Stacey Abrams is best known as a champion for voting rights and a rising star in the Democratic Party.
Credited with helping flip both of Georgia’s state seats from Republican to Democrat last year, she is making her second run for Georgia governor.
Her career as an author of nonfiction, romance novels, and a Supreme Court thriller published last year, is also well known.
Less discussed is her long career in business.
Among other ventures, Ms. Abrams is the co-founder of a fintech company that pays businesses immediately for their sales to other businesses, while giving their clients the option to pay invoices within a 30- to 90-day window. Ms. Abrams delves into this aspect of her background in a new book out this month, “Level Up: Rise Above the Hidden Forces Holding Your Business Back.” Written with her business partner, Lara Hodgson, the book recounts lessons they’ve learned in business – some of which have turned out to be lessons relevant to politics, too.
“Being an entrepreneur is central to how I think about not only my role in politics,” Ms. Abrams told DealBook. “It’s part of what drives the way I think about legislation.”
DealBook spoke with Ms. Abrams about how she views the intersection of business and politics. The interview has been edited and condensed for clarity.
What is the difference between politics and business?
The deliverable is different in business. Both have customers, but in business, you get to pick your customers. You get to decide the kind of products you want to deliver, and you can narrow down the type of customer who’s likely to shop with you because of the type of product you deliver. Politics is about delivering for a very broad cross section who have disparate and diverse needs.
How do you feel about being the product – the deliverable?
I don’t think I’m the product. I think I’m the conduit. I work hard to carry that across all of the spaces where I operate – the nonprofit space, the for-profit space, the political space.
You should not vote for me as a person. You should vote for me as a proxy, as a representative for who you are and what you want your community to be. The minute a politician becomes the product itself, we find ourselves in a lot of trouble. We’ve had recent examples of people buying the commodity versus the conduit.
Your book is about small businesses. How would you measure the success or failure of the Paycheck Protection Program?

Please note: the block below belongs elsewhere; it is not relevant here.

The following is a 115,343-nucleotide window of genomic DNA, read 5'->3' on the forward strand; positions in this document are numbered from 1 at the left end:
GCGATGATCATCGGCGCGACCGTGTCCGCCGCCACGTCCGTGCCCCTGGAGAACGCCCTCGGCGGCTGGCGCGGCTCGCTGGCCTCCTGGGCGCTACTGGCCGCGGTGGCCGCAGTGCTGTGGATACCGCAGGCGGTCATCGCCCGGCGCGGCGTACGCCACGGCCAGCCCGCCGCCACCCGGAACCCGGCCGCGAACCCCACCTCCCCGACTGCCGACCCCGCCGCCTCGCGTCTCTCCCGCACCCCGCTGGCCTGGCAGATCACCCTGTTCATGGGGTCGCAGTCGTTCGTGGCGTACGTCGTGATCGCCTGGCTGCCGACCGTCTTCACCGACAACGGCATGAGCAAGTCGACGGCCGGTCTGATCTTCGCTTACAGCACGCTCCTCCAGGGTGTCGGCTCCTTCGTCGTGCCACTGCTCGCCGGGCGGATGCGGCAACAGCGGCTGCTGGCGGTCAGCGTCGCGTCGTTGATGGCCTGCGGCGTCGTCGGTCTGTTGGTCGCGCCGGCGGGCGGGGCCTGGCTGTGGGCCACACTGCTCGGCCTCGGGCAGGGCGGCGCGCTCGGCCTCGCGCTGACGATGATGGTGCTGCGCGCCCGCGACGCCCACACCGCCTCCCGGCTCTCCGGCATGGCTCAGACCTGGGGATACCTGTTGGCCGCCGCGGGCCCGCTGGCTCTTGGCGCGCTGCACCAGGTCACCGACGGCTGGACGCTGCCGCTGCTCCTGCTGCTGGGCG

I think it was inefficient. I think for certain communities, it was ultimately wholly ineffective. I know that the first run of PPP, if you were a Black-owned business, your ability to secure those loans was almost negligible. And the same thing was true for other communities of color. I know that small businesses were often outmatched by large companies who had faster access to banks willing to allocate those dollars. I think we forget what we learned in the economic crisis of 2008: We have to treat small businesses as small businesses, and we have to reassess what we call a small business.
Do you think the private sector should be apolitical or political?
Businesses operate as part of the fabric of society. You don’t get to exempt yourself from that participation.
The question is, how vocal should you be? And what impact should you have? I think that there are political human rights issues that are important and vital because they affect your customers. They affect your ability to operate as a business.
It is important though, to calibrate where we enter politics. And the most important point of entry is that you are protecting the customers that you serve and that you are protecting the business that makes your living possible.
But what about when speaking out has negative political implications? I’m thinking of the Georgia House voting to revoke a tax break for Delta after the company spoke up about voting rights.
Is the issue important enough that you’re willing to accept the consequences and will your voice have an effect on the outcome? Delta speaks up because Delta has an effect on the outcome of ideas in the state, as they should. And so we have seen that play out on issues affecting the LGBT community and the transgender community. We’ve seen it affecting civil rights. We’ve seen it affect apartheid. So we know that when businesses speak up, it has an effect. Now, retaliation is also real. The larger you are, the more outsized your influence, the more I think you should be responsible for using your influence.
In the aftermath of the murder of George Floyd, there were a lot of pledges made by corporate America, and specifically the banks, to do better by minorities – in particular Black-owned businesses, small businesses. Do you think it was real or rhetorical?
I think it was well intended, but it has been poorly deployed. One of the issues is how do you identify who should receive these funds? Big corporations make decisions at their scale, not at the small business scale. There are existing and structural impediments for small businesses that major corporations either do not understand or do not remember. And that’s what has to be solved if we want those pledges to be made real.
Is there anybody you think that’s doing it right?
There’s some, yes. I’m a good enough politician though that I’m not going to start naming names.
It’s usually better politics to say which ones are doing it wrong. Do you want to say those?
No, I do not.